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Security prosecutions push Bahraini tweeters to use pseudonyms

Many Bahraini tweeters resort to using fake names or pseudonyms on social media to protect themselves from
being tracked by the Bahraini regime forces and dragging them to its show courts.

They often have to hide behind a pseudonym for fear of arrests and summons by security services against
activists and tweeters in a miserable attempt to prevent free voices from addressing the rampant corruption in
the ruling Bahraini regime.

Activists have repeatedly criticized the policy of the regime’s authorities, whether economic, social or political.

These criticisms do not go beyond the framework of freedom of opinion and expression that international law
guarantees them through its various conventions, as confirmed by human rights organizations.

The pseudonyms allow critics on social media to speak frankly – albeit with caution – on various topics, including
political and social, and publish them without fears of security prosecution.

Because of the deliberate concealment of their identities, the number of cases classified as violations of media
freedoms and freedom of opinion and expression in Bahrain has decreased, according to a report published by
the Bahrain Press Association this week.

According to the report, 15 cases of violations against journalists, media professionals and online tweeters were monitored during the first half of 2021, down from 78 violations for the same period in the past year 2020.

The Bahrain Press Association asserts that this decline is not due to the rise in the level of freedoms or the
mitigation of the responsible authorities from their measures regarding criticism directed at the state and its institutions.

Rather, most activists and citizens withdrew from public discussions in their own names and explicitly, preferring
to use equivocal and cautious expressions to avoid being monitored by security authorities, according to the association.

According to the association, “Perhaps the most prominent example that reflects the oppressive atmosphere that
the country has reached is the Parliament’s passage on April 20, 2021, a decree prohibiting members of
Parliament themselves from criticizing, blaming or accusing the government.

It is a step that the association included “in the context of many other steps that have made criticizing the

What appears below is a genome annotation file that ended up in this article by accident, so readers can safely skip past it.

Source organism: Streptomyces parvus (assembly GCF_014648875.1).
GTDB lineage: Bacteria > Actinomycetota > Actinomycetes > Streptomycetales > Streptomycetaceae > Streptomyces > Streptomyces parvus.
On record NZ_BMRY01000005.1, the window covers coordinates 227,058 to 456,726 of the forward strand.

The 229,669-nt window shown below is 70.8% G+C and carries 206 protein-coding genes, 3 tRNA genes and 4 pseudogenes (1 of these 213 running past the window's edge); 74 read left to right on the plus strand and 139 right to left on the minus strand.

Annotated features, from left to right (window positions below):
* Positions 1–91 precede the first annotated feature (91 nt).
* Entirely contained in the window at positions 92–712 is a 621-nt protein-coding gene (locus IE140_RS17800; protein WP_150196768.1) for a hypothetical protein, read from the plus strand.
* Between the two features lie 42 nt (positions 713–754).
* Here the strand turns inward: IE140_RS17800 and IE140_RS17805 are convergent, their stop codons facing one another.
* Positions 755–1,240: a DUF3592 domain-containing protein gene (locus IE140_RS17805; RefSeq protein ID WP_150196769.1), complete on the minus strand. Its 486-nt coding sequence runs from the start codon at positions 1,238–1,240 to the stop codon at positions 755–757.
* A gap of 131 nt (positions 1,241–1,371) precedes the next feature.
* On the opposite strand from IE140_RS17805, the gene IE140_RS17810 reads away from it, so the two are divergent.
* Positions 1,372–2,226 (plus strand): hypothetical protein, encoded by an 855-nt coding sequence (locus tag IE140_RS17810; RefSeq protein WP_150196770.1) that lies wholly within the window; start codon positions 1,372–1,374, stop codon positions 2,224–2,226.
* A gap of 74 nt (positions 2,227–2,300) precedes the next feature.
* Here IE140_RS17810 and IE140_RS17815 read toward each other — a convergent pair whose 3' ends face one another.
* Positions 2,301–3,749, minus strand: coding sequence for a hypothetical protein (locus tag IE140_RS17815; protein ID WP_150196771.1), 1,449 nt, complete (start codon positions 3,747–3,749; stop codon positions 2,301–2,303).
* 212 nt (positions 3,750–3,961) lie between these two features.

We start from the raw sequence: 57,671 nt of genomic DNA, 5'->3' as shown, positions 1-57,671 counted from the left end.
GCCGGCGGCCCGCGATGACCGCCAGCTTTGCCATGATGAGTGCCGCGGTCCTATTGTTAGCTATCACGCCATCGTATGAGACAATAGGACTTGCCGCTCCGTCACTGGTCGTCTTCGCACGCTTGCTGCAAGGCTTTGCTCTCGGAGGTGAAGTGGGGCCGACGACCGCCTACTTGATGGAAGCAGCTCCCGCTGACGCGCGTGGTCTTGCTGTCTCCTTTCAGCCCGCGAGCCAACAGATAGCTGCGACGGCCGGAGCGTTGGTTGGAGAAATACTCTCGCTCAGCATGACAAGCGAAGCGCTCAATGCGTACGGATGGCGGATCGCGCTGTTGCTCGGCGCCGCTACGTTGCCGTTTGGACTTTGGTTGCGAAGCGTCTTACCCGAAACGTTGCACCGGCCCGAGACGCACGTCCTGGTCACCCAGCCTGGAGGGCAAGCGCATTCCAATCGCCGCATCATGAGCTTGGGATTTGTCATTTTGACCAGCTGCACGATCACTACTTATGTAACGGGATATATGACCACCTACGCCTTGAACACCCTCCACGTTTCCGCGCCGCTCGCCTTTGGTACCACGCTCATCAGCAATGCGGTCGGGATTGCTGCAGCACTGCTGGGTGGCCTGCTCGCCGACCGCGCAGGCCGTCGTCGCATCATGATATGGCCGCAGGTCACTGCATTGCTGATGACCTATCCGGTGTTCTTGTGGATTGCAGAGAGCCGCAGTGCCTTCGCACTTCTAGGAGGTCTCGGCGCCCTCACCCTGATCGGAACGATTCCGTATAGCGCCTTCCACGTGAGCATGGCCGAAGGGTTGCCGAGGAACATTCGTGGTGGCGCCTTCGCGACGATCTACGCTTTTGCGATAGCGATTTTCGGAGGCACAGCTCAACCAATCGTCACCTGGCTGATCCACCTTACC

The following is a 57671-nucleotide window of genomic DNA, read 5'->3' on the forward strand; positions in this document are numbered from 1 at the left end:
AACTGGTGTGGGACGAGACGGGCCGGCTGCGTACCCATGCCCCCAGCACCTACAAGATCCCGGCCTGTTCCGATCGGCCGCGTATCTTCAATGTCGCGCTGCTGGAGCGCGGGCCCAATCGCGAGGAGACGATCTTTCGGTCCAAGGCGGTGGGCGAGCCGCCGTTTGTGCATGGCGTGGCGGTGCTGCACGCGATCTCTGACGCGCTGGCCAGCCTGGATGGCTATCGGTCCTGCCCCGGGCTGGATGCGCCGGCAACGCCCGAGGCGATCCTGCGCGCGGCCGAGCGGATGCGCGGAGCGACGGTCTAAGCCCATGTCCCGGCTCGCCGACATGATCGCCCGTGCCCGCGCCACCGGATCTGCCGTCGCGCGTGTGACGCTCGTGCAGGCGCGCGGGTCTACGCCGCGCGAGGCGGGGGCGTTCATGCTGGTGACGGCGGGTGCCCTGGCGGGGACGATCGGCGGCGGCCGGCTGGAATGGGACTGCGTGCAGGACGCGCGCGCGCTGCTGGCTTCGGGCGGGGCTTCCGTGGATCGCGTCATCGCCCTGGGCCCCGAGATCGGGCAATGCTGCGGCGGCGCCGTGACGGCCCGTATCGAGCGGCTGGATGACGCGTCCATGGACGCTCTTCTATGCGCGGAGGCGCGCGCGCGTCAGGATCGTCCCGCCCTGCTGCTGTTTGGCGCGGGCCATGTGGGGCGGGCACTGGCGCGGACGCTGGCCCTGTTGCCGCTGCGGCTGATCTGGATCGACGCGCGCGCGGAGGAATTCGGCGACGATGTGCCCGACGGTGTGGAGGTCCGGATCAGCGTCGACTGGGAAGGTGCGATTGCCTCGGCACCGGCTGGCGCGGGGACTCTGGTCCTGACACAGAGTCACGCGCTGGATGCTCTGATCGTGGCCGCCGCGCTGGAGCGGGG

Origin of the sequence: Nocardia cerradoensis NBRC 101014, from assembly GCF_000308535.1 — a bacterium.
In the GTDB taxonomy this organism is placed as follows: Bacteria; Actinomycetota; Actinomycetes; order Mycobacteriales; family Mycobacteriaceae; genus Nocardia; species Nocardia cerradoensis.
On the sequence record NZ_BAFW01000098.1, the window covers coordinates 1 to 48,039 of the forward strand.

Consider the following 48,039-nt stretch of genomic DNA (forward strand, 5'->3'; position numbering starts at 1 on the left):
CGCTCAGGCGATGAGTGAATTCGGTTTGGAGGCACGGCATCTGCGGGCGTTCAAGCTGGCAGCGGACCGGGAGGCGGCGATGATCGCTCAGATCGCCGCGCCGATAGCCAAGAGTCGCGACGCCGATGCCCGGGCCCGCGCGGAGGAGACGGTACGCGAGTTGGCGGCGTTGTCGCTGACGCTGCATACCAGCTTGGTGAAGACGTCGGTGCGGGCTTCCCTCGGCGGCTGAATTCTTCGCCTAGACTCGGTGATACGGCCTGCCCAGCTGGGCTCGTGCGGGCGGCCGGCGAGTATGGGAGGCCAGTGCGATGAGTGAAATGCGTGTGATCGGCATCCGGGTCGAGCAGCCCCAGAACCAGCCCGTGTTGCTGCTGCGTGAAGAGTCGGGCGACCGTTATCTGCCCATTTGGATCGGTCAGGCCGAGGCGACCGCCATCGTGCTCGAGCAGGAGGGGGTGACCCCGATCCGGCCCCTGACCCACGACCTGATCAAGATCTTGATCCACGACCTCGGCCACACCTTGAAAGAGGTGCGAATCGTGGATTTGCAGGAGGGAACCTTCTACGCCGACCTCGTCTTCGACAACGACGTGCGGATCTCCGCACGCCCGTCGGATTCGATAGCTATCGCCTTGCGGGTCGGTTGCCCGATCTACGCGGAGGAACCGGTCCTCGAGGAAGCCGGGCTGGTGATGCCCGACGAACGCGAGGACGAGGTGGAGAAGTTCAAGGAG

government, its bodies and those in charge of it very costly, if not impossible.”

“Despite the progress made by the Bahraini government in the alternative punishment project, which has
resulted in hundreds of convicts being released from prisons under this law.

However, those convicted in cases related to freedom of opinion and expression, especially among the political
leaders of the opposition and journalists, are still excluded from this conditional release, even though some of them are in poor health.”

As for the most prominent excuses that the Cybercrime Combating Department has used to drag tweeters into
investigation and sometimes refer them to the Public Prosecution and the courts; It is the “abuse” of social media.

According to a previous report by the Bahrain Press Association, this broad accusation may include criticism of the performance of state officials or the work of ministries.

It also includes playing with national currency cards, criticizing social phenomena, or historical publishing
information that contradicts the official narrative about them.

The Bahraini authorities no longer care much about the domestic criticism directed at them at this level.

Nor to the regional and international periodic reports that place it at a lower rank in media freedoms and Internet freedom.

Bahrain ranked 168th in the world according to the World Press Freedom Rankings of Reporters Without Borders, in 2021

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